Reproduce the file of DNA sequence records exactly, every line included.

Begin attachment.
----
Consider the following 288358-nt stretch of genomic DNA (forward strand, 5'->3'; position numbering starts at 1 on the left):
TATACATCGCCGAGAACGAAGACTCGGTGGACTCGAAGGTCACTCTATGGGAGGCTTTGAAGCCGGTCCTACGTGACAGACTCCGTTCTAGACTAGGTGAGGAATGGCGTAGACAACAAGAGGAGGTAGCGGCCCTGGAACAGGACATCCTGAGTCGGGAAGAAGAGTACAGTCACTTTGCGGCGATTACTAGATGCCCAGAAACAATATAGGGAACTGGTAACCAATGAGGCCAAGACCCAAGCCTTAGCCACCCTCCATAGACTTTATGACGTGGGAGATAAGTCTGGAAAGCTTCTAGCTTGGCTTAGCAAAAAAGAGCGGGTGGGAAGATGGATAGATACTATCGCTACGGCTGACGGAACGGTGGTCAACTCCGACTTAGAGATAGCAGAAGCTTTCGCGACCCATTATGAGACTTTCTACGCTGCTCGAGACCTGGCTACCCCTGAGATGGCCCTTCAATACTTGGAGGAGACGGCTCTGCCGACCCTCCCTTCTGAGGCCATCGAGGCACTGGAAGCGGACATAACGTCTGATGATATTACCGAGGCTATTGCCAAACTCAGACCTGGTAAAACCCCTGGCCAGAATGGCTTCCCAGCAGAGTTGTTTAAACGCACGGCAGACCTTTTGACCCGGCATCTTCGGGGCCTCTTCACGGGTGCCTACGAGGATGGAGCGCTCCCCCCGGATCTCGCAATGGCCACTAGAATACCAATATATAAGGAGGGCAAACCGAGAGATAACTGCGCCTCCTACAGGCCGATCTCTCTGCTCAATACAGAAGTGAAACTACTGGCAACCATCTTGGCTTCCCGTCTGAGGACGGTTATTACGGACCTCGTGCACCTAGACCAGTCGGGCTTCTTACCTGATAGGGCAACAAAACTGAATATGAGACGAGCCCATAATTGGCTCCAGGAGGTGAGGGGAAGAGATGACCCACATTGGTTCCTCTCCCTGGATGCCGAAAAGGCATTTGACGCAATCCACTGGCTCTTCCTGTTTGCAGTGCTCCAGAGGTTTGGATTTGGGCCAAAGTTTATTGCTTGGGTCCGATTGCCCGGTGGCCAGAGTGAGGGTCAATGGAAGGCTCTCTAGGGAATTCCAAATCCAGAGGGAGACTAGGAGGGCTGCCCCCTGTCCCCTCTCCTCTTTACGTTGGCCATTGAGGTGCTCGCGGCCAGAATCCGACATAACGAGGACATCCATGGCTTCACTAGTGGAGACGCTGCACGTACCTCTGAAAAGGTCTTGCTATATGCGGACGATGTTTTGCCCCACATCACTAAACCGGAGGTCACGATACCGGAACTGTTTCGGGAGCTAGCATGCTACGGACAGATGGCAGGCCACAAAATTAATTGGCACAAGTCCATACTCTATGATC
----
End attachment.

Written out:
Consider the following 288358-nt stretch of genomic DNA (forward strand, 5'->3'; position numbering starts at 1 on the left):
TATACATCGCCGAGAACGAAGACTCGGTGGACTCGAAGGTCACTCTATGGGAGGCTTTGAAGCCGGTCCTACGTGACAGACTCCGTTCTAGACTAGGTGAGGAATGGCGTAGACAACAAGAGGAGGTAGCGGCCCTGGAACAGGACATCCTGAGTCGGGAAGAAGAGTACAGTCACTTTGCGGCGATTACTAGATGCCCAGAAACAATATAGGGAACTGGTAACCAATGAGGCCAAGACCCAAGCCTTAGCCACCCTCCATAGACTTTATGACGTGGGAGATAAGTCTGGAAAGCTTCTAGCTTGGCTTAGCAAAAAAGAGCGGGTGGGAAGATGGATAGATACTATCGCTACGGCTGACGGAACGGTGGTCAACTCCGACTTAGAGATAGCAGAAGCTTTCGCGACCCATTATGAGACTTTCTACGCTGCTCGAGACCTGGCTACCCCTGAGATGGCCCTTCAATACTTGGAGGAGACGGCTCTGCCGACCCTCCCTTCTGAGGCCATCGAGGCACTGGAAGCGGACATAACGTCTGATGATATTACCGAGGCTATTGCCAAACTCAGACCTGGTAAAACCCCTGGCCAGAATGGCTTCCCAGCAGAGTTGTTTAAACGCACGGCAGACCTTTTGACCCGGCATCTTCGGGGCCTCTTCACGGGTGCCTACGAGGATGGAGCGCTCCCCCCGGATCTCGCAATGGCCACTAGAATACCAATATATAAGGAGGGCAAACCGAGAGATAACTGCGCCTCCTACAGGCCGATCTCTCTGCTCAATACAGAAGTGAAACTACTGGCAACCATCTTGGCTTCCCGTCTGAGGACGGTTATTACGGACCTCGTGCACCTAGACCAGTCGGGCTTCTTACCTGATAGGGCAACAAAACTGAATATGAGACGAGCCCATAATTGGCTCCAGGAGGTGAGGGGAAGAGATGACCCACATTGGTTCCTCTCCCTGGATGCCGAAAAGGCATTTGACGCAATCCACTGGCTCTTCCTGTTTGCAGTGCTCCAGAGGTTTGGATTTGGGCCAAAGTTTATTGCTTGGGTCCGATTGCCCGGTGGCCAGAGTGAGGGTCAATGGAAGGCTCTCTAGGGAATTCCAAATCCAGAGGGAGACTAGGAGGGCTGCCCCCTGTCCCCTCTCCTCTTTACGTTGGCCATTGAGGTGCTCGCGGCCAGAATCCGACATAACGAGGACATCCATGGCTTCACTAGTGGAGACGCTGCACGTACCTCTGAAAAGGTCTTGCTATATGCGGACGATGTTTTGCCCCACATCACTAAACCGGAGGTCACGATACCGGAACTGTTTCGGGAGCTAGCATGCTACGGACAGATGGCAGGCCACAAAATTAATTGGCACAAGTCCATACTCTATGATC